Story Highlights• Humane Society found 24 of 25 "faux fur" jackets made from dog hair
• Fur is taken from the raccoon dogs native to Asia and Northern Europe
• Jackets sold in major department stores, Humane Society says
• Lawmakers introducing legislation that would ban import of raccoon dog fur
From Sally Holland
CNN Washington Bureau
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WASHINGTON (CNN) -- Many fur or fur-trimmed jackets sold in the United States as having "faux fur" -- or not labeled at all -- are actually made, at least in part, from dog fur, the Humane Society of the United States said at a Capitol Hill news conference Wednesday.
Out of 25 jackets that it tested, the group said, 24 were incorrectly labeled. In many cases, it said, tests showed the fur came from raccoon dogs, a fox-like nocturnal residents of Asian and northern European forests that bear a remarkable resemblance to raccoons.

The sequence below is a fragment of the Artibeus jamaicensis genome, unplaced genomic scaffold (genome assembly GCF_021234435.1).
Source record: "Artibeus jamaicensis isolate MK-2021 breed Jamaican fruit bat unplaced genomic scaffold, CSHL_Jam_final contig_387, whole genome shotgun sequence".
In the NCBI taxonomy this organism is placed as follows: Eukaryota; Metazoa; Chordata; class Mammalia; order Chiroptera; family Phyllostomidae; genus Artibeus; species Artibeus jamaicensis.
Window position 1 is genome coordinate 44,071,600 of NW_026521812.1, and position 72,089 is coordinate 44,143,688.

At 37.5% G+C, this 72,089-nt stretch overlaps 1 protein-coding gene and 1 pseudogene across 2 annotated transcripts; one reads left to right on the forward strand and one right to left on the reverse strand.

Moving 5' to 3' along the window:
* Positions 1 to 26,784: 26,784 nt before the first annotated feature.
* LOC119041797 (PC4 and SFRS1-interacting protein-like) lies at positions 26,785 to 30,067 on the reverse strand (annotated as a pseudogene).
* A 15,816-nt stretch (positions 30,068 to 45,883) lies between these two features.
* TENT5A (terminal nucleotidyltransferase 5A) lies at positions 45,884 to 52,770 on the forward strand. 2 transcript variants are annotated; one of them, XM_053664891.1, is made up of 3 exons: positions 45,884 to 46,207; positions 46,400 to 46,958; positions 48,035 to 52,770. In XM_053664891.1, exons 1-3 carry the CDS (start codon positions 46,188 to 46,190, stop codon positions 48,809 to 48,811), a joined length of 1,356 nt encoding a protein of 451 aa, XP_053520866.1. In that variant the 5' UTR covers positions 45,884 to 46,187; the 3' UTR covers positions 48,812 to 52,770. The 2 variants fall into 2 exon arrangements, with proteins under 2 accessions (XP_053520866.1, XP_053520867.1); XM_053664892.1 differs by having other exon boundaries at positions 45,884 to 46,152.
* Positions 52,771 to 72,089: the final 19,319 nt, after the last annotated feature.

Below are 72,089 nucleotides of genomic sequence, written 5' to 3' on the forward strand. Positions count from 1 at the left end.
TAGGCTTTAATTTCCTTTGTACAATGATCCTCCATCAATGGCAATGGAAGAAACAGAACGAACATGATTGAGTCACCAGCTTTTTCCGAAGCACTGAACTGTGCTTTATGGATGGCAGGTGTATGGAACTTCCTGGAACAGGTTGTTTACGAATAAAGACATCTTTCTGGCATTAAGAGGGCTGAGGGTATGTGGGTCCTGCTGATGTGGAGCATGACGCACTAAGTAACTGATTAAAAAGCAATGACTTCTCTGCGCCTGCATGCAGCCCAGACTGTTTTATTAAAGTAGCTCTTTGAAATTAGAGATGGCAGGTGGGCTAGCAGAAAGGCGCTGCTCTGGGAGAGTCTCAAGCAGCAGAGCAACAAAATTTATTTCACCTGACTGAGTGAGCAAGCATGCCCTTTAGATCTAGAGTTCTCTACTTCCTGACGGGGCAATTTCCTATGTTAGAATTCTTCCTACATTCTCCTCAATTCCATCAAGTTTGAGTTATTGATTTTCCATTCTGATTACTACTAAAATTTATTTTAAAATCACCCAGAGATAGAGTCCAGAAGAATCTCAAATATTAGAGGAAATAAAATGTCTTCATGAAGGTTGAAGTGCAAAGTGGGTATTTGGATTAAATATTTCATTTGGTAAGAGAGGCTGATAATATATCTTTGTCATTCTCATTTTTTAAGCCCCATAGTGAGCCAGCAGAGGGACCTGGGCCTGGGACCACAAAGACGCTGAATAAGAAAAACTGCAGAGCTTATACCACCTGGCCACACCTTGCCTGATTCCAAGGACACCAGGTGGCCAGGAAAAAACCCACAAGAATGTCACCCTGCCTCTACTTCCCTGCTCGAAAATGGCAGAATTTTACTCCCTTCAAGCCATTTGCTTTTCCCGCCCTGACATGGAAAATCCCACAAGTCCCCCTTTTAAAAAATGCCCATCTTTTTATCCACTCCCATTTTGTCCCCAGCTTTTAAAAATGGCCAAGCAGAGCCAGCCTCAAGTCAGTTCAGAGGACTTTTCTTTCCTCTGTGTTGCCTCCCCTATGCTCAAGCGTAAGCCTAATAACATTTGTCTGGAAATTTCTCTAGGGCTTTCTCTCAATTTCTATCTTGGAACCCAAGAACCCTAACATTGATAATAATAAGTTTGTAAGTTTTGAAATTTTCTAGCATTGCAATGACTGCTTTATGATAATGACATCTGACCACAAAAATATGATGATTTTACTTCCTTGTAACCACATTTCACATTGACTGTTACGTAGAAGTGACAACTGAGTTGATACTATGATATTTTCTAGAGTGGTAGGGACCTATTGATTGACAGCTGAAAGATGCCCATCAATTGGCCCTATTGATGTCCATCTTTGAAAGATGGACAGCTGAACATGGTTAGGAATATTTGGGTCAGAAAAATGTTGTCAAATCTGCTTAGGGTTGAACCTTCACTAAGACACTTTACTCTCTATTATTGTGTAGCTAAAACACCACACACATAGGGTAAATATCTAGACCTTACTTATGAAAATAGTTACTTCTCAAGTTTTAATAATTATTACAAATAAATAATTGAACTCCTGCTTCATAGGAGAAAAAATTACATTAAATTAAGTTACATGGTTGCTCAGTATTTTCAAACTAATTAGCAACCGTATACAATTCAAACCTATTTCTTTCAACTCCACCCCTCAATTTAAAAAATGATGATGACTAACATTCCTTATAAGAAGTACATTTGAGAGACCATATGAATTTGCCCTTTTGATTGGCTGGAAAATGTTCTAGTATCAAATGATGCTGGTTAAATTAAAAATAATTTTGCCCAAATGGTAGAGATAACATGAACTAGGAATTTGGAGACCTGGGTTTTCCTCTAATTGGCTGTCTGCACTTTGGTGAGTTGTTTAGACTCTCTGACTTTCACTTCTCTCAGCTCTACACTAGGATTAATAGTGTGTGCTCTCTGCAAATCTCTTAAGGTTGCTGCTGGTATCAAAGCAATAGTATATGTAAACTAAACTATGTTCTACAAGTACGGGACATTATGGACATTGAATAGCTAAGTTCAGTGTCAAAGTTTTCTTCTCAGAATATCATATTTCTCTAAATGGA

Raccoon dogs are part of the canine family.
It said it had bought the jackets in the United States from a variety of department stores, including Macy's, Burlington Coat Factory and J.C. Penney. Designers and brands included Sean John, Calvin Klein and Tommy Hilfiger, it said. Most of the jackets tested were labeled as coming from China. (Watch Humane Society spokesman explain where the fur comes from )
Law prohibits the import or sale of dog and cat fur products. But if the amount of fur on a product is valued at less than $150, no label is required.
Lawmakers move to ban imports
Rep. Jim Moran, D-Virginia, said consumers are being duped into buying garments that are trimmed with fur but are mislabeled as faux fur or not labeled at all.
Moran said he and Rep. Mike Ferguson, R-New Jersey, plan to continue their efforts to plug the loopholes that allow such products, in part by adding the raccoon dog to the list of outlawed furs and requiring all products to be labeled, regardless of value.
The two representatives said they have reintroduced legislation they first put forward during the last session of Congress.
The Humane Society said that it is in discussion with many of the department stores that sold the garments it tested, and several had pulled such products from their stores when shown the group's findings.
In a statement posted on its Web site, the Humane Society said its ongoing investigation into fur products found: